This new focus on economic growth in China spurred the rapid expansion of free trade zones in the country, which granted certain areas special liberties on importing and exporting goods.

Throughout the 1990s, China’s economic prosperity continued, and its role in international trade became increasingly significant. Finally, at the end of the decade, China became a member of the World Trade Organization, giving the country an unparalleled opportunity to establish itself further as a major global trading partner.

2020: A New World Order

By 2020, China had overtaken the U.S. as the world’s biggest trade partner. But as the country’s influence grew, so did tensions between the U.S. and China.

Biggest Trade Hubs 2020

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In 2018, the Trump administration set tariffs on more than $360 billion in goods, in an effort to encourage Americans to purchase domestic products. In response, China set its own tariffs on more than $110 billion worth of U.S. goods.

The conflict is still ongoing, and so far, there’s no clear winner in sight. The tariffs and trade barriers have hurt both countries, and with bilateral trade sputtering, many are left wondering if the peak of globalization is well behind us.

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This article was published as a part of Visual Capitalist's Creator Program, which features data-driven visuals from some of our favorite Creators around the world.

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Ranked: Top 10 Single-Day Market Cap Gains

Nvidia broke the record for the largest single-day market cap gains after adding nearly $250B on Feb. 22, 2024.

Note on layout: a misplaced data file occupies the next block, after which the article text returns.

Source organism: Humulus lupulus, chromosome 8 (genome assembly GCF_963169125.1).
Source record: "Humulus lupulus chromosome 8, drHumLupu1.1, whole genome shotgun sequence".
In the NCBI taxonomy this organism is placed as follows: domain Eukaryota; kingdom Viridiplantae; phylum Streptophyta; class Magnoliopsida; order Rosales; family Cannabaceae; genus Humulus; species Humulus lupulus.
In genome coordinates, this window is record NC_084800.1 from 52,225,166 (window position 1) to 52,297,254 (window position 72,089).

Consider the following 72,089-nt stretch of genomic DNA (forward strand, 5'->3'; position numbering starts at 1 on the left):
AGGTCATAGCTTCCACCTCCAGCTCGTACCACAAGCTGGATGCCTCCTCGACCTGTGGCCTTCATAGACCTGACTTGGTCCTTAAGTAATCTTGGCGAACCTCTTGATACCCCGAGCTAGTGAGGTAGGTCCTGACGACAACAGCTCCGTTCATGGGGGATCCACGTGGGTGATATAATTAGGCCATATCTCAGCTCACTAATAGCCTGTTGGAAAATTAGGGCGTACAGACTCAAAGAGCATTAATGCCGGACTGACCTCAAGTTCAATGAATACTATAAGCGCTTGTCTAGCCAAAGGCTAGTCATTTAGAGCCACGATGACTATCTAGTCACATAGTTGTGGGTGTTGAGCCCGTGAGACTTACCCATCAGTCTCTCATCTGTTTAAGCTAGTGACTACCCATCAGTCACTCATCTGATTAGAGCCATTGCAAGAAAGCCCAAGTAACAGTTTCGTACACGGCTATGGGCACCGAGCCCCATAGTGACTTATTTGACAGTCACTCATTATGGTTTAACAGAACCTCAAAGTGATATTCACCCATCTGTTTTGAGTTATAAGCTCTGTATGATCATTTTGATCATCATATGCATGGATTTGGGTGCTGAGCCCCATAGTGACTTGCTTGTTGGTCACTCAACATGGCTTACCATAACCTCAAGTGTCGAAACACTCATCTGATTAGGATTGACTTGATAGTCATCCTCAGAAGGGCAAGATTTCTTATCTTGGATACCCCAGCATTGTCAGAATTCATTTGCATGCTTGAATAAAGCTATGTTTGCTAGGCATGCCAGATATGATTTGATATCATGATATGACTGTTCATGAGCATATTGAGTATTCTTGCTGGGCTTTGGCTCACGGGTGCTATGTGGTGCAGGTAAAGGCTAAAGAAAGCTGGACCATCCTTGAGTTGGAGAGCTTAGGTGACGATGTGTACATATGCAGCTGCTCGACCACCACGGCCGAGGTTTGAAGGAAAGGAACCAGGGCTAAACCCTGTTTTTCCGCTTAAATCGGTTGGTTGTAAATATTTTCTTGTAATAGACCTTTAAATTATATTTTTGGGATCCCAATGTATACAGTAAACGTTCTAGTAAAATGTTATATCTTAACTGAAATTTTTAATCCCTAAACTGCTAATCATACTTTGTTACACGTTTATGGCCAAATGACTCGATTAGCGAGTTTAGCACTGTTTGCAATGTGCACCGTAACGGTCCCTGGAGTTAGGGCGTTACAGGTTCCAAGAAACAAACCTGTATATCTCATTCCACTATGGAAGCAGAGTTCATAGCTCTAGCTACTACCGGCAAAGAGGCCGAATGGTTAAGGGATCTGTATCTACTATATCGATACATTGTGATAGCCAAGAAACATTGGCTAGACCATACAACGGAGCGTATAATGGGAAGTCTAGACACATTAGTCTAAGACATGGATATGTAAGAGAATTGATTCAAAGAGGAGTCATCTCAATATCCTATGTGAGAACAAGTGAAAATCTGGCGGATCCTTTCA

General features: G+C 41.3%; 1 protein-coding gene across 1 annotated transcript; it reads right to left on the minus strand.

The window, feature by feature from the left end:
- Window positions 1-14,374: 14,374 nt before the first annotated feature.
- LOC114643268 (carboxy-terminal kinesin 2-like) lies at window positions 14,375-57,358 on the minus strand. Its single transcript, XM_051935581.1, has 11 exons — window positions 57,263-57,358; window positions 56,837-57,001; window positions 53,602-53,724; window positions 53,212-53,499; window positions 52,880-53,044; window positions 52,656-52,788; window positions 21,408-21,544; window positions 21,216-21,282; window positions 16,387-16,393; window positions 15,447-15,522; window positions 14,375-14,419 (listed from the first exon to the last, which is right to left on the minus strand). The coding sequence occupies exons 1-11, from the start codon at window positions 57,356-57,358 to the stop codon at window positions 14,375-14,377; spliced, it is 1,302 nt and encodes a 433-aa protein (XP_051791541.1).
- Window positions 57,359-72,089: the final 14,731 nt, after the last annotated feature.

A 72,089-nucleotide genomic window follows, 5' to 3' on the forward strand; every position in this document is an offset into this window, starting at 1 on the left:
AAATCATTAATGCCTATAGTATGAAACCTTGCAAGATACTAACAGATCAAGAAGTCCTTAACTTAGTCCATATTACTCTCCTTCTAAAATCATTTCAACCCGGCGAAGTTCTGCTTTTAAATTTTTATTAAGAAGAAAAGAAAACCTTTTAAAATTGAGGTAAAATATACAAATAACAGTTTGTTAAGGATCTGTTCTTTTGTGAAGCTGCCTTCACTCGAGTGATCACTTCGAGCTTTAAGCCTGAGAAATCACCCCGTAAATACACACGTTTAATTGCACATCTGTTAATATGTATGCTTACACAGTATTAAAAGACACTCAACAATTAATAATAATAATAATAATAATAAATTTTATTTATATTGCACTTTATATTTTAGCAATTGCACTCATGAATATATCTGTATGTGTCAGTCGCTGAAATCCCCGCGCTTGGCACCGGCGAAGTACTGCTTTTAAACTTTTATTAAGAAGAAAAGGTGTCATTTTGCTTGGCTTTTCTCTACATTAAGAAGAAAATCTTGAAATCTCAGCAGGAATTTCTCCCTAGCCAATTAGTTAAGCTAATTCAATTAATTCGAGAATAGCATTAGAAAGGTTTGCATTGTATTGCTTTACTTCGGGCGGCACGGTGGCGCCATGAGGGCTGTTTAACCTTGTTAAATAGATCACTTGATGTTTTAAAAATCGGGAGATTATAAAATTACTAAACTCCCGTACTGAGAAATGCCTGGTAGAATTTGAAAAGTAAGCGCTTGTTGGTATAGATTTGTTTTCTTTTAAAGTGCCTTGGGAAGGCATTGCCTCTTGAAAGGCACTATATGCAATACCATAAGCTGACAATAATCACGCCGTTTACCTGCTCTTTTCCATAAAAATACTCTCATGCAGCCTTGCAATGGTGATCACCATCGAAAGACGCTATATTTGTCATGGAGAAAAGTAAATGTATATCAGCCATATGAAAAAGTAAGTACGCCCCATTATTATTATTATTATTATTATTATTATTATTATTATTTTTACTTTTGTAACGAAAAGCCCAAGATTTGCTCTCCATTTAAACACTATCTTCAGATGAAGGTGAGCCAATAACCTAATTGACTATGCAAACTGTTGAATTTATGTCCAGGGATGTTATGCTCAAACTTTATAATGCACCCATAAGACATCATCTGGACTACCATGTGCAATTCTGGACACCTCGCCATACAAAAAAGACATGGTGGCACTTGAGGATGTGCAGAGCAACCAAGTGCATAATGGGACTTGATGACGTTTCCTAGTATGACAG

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The 10 Biggest Single-Day Market Cap Gains

This was originally posted on our Voronoi app. Download the app for free on iOS or Android and discover incredible data-driven charts from a variety of trusted sources.

Since the COVID-19 pandemic, U.S. tech stocks have led in terms of market cap gains, sometimes boosting their valuations by hundreds of billions of dollars in a single day.

In this graphic, we’ve ranked the largest single-day gains ever recorded, using data from Bloomberg.

Top 10 List

The top 10 list includes just 5 companies, and all are based in the U.S.

RankDateCompanySingle-day
Market Cap Gain
(USD billions)
1Feb 22, 2024NVIDIA$247.0
2Feb 2, 2024Meta$196.8
3Nov 10, 2022Apple$190.9
4Feb 4, 2022Amazon$190.8
5May 25, 2023NVIDIA$184.1
6Jan 28, 2022Apple$178.9
7Jul 31, 2020Apple$169.0
8Oct 28, 2022Apple$150.5
9Mar 13, 2020Microsoft$150.4
10Apr 26, 2023Microsoft$148.3

To put these massive gains into context, consider this: As of May 2023, the average market cap of an S&P 500 company was $30.4 billion.

Meta’s $197B Record Didn’t Last Long

On Feb 2. 2024, Meta set a new record for the largest single-day gain after reporting strong quarterly earnings, as well as announcing $50B in share repurchases and its first ever dividend payment.

This record lasted only 20 days, however, as Nvidia’s massive Q4 2024 earnings beat sent it to all-time highs. The firm is now nearing a $2T valuation, firmly placing it among the world’s most valuable corporations.

More on Nvidia’s Earnings…

Nvidia reported $12.3B in net income during Q4 2024, which is 769% higher than the same quarter last year. Revenues are also up 265% from last year, largely driven by demand for its AI chips like the H100 Tensor Core GPU.

Nvidia’s earnings have seemingly shifted the AI craze into another gear, boosting other chip stocks like AMD and Super Micro Computer (SMCI) to double-digit % gains for the day (Feb 22).